signing the treaty of traverse des sioux

    Native American Tribes


    Native American Policy can be defined as the laws and regulations and operations established and adapted in the United States to summarize the relationship between Native American tribes and the federal government. When the United States first became a sovereign country, it implemented the European policies towards these indigenous peoples, but over the course of two centuries the U.S. designed its very own widely varying regulations regarding the evolving perspectives and necessities of Native American oversight.

    In 1824, in order to execute the U.S. government’s Native American policies, Congress formed a new bureau within the War Department referred to as Bureau of Indian Affairs, which worked directly with the U.S. Army to enforce their policies. At times the federal government recognized the Indians as self-governing, separate political communities with numerous cultural identities; however, at other times the government attempted to compel the Native American tribes to abandon their cultural identity, give up their land and assimilate into the American customs.

     

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    With the steady flow of settlers in to Indian “” land, Eastern newspapers published sensationalized reports of cruel native tribes carrying out widespread massacres of hundreds of white travelers. Although some settlers lost their lives to American Indian attacks, this was not the norm; in fact, Native American tribes generally helped settlers cross the Plains. Not only did the American Indians sell wild game and other supplies to travelers, but they served as guides and messengers between wagon trains as well. Despite the genial natures of the American Indians, settlers still presumed the likelihood of an attack.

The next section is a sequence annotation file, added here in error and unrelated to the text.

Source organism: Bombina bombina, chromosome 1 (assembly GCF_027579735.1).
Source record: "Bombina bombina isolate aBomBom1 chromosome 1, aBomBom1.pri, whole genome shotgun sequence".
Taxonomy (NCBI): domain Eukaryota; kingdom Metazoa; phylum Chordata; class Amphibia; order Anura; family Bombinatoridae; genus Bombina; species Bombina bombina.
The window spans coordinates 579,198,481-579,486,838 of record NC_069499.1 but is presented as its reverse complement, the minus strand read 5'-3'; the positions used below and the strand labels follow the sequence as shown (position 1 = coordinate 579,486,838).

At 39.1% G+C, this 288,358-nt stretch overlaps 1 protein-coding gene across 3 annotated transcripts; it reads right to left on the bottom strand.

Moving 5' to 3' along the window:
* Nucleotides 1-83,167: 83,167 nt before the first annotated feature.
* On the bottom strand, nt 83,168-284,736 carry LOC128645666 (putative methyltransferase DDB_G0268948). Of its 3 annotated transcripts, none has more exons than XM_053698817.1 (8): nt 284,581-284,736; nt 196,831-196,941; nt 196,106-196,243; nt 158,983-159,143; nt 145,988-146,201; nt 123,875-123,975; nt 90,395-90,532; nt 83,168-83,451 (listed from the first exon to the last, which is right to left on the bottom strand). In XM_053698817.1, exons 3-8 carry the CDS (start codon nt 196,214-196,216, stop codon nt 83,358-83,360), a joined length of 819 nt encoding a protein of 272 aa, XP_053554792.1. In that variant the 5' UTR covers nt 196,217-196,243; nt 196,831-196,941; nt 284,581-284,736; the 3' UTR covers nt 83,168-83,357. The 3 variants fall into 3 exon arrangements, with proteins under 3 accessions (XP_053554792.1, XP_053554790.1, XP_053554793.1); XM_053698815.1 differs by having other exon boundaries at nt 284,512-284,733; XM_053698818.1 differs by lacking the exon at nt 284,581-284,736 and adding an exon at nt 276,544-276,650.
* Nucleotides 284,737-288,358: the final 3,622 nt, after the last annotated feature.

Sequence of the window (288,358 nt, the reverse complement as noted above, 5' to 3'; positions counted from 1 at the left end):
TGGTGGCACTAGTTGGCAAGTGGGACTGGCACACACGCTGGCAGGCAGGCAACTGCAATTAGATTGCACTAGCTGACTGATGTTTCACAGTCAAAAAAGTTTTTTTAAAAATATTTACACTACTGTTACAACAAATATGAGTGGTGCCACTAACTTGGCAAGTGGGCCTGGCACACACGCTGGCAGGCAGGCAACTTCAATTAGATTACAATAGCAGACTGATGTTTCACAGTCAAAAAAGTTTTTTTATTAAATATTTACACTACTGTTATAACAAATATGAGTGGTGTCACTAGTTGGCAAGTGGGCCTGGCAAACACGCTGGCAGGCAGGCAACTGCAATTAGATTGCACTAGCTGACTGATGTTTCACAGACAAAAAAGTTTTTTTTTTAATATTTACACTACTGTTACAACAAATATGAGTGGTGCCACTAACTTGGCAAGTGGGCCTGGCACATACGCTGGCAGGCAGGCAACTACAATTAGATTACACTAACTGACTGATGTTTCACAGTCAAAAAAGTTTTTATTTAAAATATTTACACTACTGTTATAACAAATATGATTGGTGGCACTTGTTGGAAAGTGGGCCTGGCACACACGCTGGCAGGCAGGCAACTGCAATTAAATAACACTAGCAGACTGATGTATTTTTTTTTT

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    To soothe these concerns, in 1851 the U.S. government kept a conference with several local Indian tribes and established the Treaty of Fort Laramie. Within this treaty, each Native American tribe accepted a bounded territory, allowed the government to construct roads and forts in this territory and pledged not to attack settlers; in return the federal government agreed to honor the boundaries of each tribe’s territory and make gross payments to the Indians. The Native American tribes responded peacefully to the treaty; in fact the Cheyenne, Sioux, Crow, Arapaho, Assinibione, Mandan, Gros Ventre and Arikara tribes, who entered into the treaty, even consented to end the hostilities amidst their tribes to be able to accept the conditions of the treaty.

     

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    indian treaties were regularly violated by the USThis peaceful agreement between the U.S. government and the Native American tribes didn’t hold long. After hearing stories of fertile land and great mineral wealth in the West, the government soon broke their assurances established in the Treat of Fort Laramie by permitting thousands of non-Indians to flood into the region. With so many newcomers heading west, the federal government established a policy of restricting Native Americans to reservations, modest swaths of land within a group’s territory that was set aside exclusively for their use, in order to provide more property for “” non-Indian settlers.

    In a series of new treaties the U.S. government compelled Native Americans to give up their land and migrate to reservations in exchange for protection from attacks by white settlers. In addition, the Indians were allocated a yearly payment that would include money in addition to food, livestock, household goods and agricultural tools. These reservations were established in an effort to clear the way for increased U.S. expansion and involvement in the West, as well as to keep the Native Americans separate from the whites in order to lower the potential for conflict.